Background: Aim of this study was to analyze long-term sequelae, risk factors, and satisfaction after inguinal hernia primary repair. Methods: A postal questionnaire was mailed to all patients operated between January 1997 and December 2004 for inguinal hernia repair. Patients who had a lump in the groin and patients who experienced chronic problems were invited for a physical examination. Patients who reported having chronic pain were asked to fill out the short-form McGill Pain Questionnaire (SF-MPQ). Results: Chronic pain was present in 18.1% of cases. The strongest risk factors were presence of recurrence, use of heavyweight mesh, and age younger than 66 years. By means of the SF-MPQ, we found that the pain reported by most patients was sensory-discriminative in quality, with "tender" and "aching" being the most common descriptors used. About 71.3% of replies used descriptors typical of nociceptive pain, 8.9% of neuropathic pain, and 19.8% of nociceptive plus neuropathic. Chronic pain was severe in 2.1% of patients and interfered with normal activities, work, and exercise. The cumulative recurrence rate was 2.1%. There was a strong correlation between lump and recurrence. Patients declared themselves satisfied with the result of the operation in 93.1% of cases. Due to chronic pain, 6.5% of patients were unsatisfied. Conclusions: This study demonstrates that the main problem after inguinal hernia repair remains chronic pain, which was the primary reason of dissatisfaction. The SF-MPQ is feasible and easy to administer to all patients and provides important information about qualitative features of the pain.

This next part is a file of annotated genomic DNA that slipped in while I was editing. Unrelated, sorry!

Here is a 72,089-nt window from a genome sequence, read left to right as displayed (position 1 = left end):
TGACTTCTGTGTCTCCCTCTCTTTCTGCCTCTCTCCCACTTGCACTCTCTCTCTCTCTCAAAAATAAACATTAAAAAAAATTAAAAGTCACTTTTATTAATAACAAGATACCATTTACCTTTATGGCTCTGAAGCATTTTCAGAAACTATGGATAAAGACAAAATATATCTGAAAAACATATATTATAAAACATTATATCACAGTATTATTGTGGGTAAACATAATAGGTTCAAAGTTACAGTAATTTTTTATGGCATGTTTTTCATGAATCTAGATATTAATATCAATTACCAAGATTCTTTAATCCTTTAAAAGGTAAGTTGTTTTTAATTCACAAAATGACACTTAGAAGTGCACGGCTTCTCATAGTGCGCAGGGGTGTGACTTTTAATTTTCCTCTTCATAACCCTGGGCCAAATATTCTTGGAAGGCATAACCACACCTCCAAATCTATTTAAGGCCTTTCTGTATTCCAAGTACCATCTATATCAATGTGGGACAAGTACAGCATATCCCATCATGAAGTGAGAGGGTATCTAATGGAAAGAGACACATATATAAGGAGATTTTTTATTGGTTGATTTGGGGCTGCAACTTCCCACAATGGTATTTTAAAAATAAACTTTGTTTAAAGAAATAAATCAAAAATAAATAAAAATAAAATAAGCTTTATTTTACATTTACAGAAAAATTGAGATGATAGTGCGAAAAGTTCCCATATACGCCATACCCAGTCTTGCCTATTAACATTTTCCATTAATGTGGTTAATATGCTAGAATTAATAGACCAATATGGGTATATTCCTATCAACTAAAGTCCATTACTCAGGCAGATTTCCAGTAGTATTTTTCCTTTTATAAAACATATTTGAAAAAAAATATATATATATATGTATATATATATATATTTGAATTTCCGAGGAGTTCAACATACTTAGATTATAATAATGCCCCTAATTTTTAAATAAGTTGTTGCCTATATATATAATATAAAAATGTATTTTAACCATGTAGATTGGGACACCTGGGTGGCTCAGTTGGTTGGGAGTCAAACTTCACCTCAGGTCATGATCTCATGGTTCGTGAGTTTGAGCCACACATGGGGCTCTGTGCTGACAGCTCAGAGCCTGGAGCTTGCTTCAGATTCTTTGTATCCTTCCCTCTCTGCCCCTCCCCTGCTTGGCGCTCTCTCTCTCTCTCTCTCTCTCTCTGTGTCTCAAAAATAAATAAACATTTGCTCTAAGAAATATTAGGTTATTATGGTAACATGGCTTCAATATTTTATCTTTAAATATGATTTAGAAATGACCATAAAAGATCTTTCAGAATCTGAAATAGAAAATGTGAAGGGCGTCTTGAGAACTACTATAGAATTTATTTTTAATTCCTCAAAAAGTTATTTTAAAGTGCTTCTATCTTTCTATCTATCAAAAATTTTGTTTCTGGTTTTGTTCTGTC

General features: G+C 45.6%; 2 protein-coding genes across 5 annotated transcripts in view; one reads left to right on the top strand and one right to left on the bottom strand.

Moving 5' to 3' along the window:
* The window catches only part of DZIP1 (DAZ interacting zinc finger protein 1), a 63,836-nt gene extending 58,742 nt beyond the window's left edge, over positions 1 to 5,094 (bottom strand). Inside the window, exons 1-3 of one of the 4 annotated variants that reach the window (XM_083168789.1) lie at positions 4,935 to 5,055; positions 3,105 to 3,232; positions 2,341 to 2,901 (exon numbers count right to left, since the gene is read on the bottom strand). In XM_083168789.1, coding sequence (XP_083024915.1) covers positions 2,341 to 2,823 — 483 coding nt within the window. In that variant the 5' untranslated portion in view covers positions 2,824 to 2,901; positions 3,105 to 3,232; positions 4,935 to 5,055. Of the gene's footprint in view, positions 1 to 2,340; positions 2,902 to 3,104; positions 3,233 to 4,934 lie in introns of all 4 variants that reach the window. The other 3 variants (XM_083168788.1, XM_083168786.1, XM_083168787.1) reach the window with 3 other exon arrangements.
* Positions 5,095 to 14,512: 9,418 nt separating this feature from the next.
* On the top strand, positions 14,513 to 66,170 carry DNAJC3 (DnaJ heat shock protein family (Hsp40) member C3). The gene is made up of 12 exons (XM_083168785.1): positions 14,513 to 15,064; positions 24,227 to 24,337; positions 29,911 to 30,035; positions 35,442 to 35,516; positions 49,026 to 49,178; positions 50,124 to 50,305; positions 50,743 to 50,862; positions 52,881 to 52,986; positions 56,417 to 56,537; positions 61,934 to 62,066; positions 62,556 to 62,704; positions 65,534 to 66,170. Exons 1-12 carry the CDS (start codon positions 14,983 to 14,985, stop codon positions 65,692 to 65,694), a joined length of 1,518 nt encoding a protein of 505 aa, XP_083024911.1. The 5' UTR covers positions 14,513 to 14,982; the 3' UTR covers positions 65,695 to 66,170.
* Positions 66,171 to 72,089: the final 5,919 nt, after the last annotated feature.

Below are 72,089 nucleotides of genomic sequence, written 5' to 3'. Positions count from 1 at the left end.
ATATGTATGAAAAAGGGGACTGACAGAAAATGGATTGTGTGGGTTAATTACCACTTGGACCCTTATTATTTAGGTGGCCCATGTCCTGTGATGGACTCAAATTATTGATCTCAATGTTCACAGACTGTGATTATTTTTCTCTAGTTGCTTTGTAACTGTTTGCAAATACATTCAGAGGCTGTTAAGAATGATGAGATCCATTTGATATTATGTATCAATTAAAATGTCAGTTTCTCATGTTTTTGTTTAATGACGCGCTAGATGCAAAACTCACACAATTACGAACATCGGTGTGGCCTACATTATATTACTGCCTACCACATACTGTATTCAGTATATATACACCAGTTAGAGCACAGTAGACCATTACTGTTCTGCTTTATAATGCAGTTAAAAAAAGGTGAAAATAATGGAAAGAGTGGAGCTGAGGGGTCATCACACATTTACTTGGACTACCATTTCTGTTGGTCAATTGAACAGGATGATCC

- Inguinal hernia repair
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